Tasman Council No Spray Register
Tasman Council uses a variety of management techniques to protect public infrastructure such as roads, footpaths, kerbs and gutters. The use of chemical herbicides is one of the methods.
A ‘No Spray Zone’ register has been kept for many years, inviting residents to register their property frontage for exclusion from the use of chemical sprays by Council. To be considered for property frontage inclusion in this register, the property owner must complete a No Spray Register Application Form. Applications must include detail on the method of control and how regularly the owner plans to undertake control actions.
If your request is approved you will be required to assume responsibility for management of vegetation along the frontage in accordance with the conditions set by council. Failure to do so to a satisfactory standard will result in council resuming responsibility for the maintenance.
The spraying program includes verge spraying on Council maintained roads, with spraying widths generally up to 1.2m from edge of pavement on sealed roads and from edge of shoulder on gravel roads. Roadside drains that have recently been cleared are also treated.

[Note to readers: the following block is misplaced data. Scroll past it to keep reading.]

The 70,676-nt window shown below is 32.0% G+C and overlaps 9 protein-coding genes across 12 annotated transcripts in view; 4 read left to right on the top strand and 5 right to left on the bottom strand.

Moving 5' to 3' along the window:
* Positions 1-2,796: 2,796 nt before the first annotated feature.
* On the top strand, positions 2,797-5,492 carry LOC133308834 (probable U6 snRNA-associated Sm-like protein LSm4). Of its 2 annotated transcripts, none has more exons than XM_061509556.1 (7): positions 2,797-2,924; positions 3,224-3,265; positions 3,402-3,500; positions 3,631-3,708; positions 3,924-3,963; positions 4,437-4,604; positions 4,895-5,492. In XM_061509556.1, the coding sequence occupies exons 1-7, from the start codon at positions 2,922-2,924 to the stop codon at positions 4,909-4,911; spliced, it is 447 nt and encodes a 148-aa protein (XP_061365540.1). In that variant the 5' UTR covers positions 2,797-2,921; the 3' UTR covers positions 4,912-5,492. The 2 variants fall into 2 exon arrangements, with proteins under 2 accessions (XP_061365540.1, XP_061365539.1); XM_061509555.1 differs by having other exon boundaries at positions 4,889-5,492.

Tasman Council conducts roadside spot spraying for woody weeds at varying times throughout the year depending on suitable weather. Information on alternative weed control methods can be found via DPIPWE Invasive Species website.
If your property was on the No Spray Zone before 8th Feb 2017 it will remain registered until the 30th June 2017. A new application will need to be submitted before 30th June 2017 to remain on the register.
Code of Practice for Spraying in Public Places
The Department of Primary Industries, Parks, Water and Environment provide the Code of Practice for Spraying in Public Places.
Section 26 of the Code, outlines the following:
Property owners who request the Council to desist from spraying in front of their properties on public land must prepare a proposed pest control plan detailing how they intend to control the problem themselves. The plan must be approved by the Council and carried out in a timely manner. If the issue is not dealt with satisfactorily, the Council may resume responsibility for the maintenance of the land using chemical products if necessary.
If safety concerns arise around guideposts, sign posts and guard rails spraying may be re-introduced.